In working on my new book, Strategic Sales Presentations, I’ve shared the manuscript with some colleagues and friends for their perspective. Their feedback has been almost uniformly complimentary, and they’ve further inflated my own opinion of the value of the book, its content, and its writing.
BUT, I just received comments from a more objective reviewer who does not have personal ties to me. His comments back to me initially echoed some of the same praise I’ve grown accustomed to receiving, but then he launched into what he saw as the shortcomings. Let me tell you, it was painful to read—yet it was exactly what I needed to hear.
He made three suggestions which make a tremendous amount of sense and which in retrospect seem obvious. They were not obvious to me, probably because I was too close to it. I suspect they were obvious to previous readers, though, and if I shared the latest reviewer’s comments with them, they would probably say they agree as well. Yet, they never said anything to me. Maybe they were trying to be tactful and spare my feelings, or maybe they did not want to feel uncomfortable themselves.
Sometimes compliments are the easy way out. We don’t want to put ourselves in the uncomfortable position of making someone else uncomfortable, so we choose the path of least resistance, in which case we’re making it as much about ourselves as we are about the other person.
It reminds me of a lesson I learned early in my sales training career. I was facilitating some role plays and one of the participants did a very poor job. Not wanting to hurt his self-confidence, I performed all kinds of verbal gymnastics trying to find something good to say about his performance. Immediately one of the other participants called me out on it; he rightly pointed out that my feedback was worse than useless, and that I was not doing the job I was being paid for.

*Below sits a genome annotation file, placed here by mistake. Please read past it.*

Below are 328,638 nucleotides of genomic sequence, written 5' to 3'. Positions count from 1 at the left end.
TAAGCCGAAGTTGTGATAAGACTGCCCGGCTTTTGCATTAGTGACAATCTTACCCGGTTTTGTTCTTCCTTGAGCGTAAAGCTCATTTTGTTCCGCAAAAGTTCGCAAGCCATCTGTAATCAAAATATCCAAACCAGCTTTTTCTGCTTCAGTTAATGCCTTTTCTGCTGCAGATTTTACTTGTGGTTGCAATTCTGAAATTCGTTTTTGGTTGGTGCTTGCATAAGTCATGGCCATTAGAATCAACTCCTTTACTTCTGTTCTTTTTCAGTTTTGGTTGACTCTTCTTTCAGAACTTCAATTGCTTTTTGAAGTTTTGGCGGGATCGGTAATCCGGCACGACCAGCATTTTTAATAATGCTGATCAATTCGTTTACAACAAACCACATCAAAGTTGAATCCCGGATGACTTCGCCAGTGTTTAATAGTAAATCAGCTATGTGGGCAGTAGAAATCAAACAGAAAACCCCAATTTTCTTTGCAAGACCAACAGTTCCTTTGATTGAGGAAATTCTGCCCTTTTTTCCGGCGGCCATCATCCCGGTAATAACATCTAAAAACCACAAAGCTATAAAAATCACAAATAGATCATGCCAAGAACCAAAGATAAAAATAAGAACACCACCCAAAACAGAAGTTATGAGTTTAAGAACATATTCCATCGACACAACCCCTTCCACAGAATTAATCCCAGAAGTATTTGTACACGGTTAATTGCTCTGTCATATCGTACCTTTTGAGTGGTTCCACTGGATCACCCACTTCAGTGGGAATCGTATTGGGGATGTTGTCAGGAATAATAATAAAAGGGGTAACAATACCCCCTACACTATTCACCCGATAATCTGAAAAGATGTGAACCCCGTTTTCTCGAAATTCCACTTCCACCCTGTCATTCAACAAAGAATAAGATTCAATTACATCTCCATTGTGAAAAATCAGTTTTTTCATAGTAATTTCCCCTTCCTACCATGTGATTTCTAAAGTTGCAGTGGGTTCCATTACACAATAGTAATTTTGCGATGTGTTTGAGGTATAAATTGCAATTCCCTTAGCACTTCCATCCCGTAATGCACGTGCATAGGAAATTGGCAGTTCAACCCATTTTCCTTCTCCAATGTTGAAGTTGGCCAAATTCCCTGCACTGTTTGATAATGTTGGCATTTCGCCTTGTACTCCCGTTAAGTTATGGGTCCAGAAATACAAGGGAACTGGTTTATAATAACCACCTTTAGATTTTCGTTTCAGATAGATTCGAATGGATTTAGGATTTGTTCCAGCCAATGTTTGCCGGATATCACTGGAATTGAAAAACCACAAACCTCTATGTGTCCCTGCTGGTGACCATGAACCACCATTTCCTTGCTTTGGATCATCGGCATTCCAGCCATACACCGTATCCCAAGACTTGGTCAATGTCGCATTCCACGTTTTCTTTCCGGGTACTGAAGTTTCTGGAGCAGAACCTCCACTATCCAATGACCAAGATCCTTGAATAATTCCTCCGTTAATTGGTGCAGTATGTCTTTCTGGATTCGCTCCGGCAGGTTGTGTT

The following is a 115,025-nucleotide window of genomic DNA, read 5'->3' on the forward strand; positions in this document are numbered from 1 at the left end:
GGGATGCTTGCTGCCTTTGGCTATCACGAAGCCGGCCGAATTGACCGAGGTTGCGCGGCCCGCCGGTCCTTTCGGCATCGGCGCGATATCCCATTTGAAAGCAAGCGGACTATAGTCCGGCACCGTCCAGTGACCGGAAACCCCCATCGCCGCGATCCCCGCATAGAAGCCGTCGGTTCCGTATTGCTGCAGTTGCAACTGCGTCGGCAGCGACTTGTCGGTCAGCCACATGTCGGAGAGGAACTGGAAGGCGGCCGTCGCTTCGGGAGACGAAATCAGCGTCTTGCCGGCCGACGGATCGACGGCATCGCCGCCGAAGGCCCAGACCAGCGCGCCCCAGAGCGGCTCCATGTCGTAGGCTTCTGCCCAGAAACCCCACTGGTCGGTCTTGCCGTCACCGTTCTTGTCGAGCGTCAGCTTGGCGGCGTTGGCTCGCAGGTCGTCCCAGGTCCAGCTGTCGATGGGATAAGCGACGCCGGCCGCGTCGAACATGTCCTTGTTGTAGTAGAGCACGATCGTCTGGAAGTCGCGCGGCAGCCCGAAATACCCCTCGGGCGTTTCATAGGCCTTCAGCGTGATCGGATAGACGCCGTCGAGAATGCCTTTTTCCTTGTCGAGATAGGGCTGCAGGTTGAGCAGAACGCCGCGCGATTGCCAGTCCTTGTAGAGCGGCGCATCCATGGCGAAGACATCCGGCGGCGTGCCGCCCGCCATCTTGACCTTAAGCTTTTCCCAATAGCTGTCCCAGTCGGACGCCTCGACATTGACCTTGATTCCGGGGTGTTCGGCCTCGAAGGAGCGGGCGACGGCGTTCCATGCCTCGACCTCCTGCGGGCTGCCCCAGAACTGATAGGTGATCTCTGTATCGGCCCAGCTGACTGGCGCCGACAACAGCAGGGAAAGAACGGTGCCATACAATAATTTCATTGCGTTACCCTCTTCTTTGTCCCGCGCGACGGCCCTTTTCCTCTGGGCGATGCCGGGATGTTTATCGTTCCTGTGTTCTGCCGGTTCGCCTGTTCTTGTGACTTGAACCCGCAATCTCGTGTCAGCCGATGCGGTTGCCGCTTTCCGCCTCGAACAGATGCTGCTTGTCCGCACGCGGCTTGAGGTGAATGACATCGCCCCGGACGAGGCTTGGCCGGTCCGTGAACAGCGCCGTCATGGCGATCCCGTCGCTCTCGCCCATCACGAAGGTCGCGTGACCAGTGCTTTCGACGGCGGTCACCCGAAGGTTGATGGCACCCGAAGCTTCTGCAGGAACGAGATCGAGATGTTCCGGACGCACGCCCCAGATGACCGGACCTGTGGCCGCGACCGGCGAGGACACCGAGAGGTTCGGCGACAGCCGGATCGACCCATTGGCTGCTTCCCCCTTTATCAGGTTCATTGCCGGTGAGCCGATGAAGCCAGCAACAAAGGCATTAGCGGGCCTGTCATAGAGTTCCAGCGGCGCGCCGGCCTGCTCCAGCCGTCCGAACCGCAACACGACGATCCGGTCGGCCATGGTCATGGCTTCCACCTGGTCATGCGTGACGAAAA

I was trying too hard to apply a feedback sandwich, in which you sandwich your improvement suggestions between two positives. This is designed to preserve the self-esteem of the one being corrected. Yet, maybe sparing someone’s feelings is exactly the wrong approach. Of course, you don’t want to be brutal or gratuitously harsh, but by trying to soften the emotional impact are you not harming the learning process? Touching a warm stove may or may not teach you a lesson, but touch a hot one stove, and you’ll never forget the lesson.
Second, how often do we strive so hard to be “constructive” that we lose clarity, directness and honesty?
Third, the sandwich approach may also backfire, because our natural confirmation bias disposes us to hear only what we want to hear and disregard the rest.
So, if you really want to be a friend, if you really want to help, give them something useful and be direct. Of course, if you don’t care that much, you can always take the approach that my friend Gary Connor did. He was at a conference and listened to an excruciatingly bad presentation. Immediately afterwards, the speaker asked him what he thought. Gary’s reply: “Of all the presentations I heard today, yours was definitely the most recent.” The speaker beamed and thanked him for the feedback!